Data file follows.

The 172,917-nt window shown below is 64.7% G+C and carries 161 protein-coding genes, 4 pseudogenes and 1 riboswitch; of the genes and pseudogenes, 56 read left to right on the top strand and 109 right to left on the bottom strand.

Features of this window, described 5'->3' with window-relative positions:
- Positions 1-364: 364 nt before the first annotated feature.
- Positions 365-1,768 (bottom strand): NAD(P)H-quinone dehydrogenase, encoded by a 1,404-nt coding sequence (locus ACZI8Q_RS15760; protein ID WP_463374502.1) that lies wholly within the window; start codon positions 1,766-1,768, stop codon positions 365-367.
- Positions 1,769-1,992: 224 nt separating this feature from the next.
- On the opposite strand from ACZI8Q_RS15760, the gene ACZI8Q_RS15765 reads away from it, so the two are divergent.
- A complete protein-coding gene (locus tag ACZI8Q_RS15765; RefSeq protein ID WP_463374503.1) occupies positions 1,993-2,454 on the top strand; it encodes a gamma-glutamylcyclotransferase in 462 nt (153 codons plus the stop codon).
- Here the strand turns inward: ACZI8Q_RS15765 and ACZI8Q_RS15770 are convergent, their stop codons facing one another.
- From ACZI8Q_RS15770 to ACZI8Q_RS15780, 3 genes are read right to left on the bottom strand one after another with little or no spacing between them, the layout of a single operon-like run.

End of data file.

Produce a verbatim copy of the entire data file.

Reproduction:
The 172,917-nt window shown below is 64.7% G+C and carries 161 protein-coding genes, 4 pseudogenes and 1 riboswitch; of the genes and pseudogenes, 56 read left to right on the top strand and 109 right to left on the bottom strand.

Features of this window, described 5'->3' with window-relative positions:
- Positions 1-364: 364 nt before the first annotated feature.
- Positions 365-1,768 (bottom strand): NAD(P)H-quinone dehydrogenase, encoded by a 1,404-nt coding sequence (locus ACZI8Q_RS15760; protein ID WP_463374502.1) that lies wholly within the window; start codon positions 1,766-1,768, stop codon positions 365-367.
- Positions 1,769-1,992: 224 nt separating this feature from the next.
- On the opposite strand from ACZI8Q_RS15760, the gene ACZI8Q_RS15765 reads away from it, so the two are divergent.
- A complete protein-coding gene (locus tag ACZI8Q_RS15765; RefSeq protein ID WP_463374503.1) occupies positions 1,993-2,454 on the top strand; it encodes a gamma-glutamylcyclotransferase in 462 nt (153 codons plus the stop codon).
- Here the strand turns inward: ACZI8Q_RS15765 and ACZI8Q_RS15770 are convergent, their stop codons facing one another.
- From ACZI8Q_RS15770 to ACZI8Q_RS15780, 3 genes are read right to left on the bottom strand one after another with little or no spacing between them, the layout of a single operon-like run.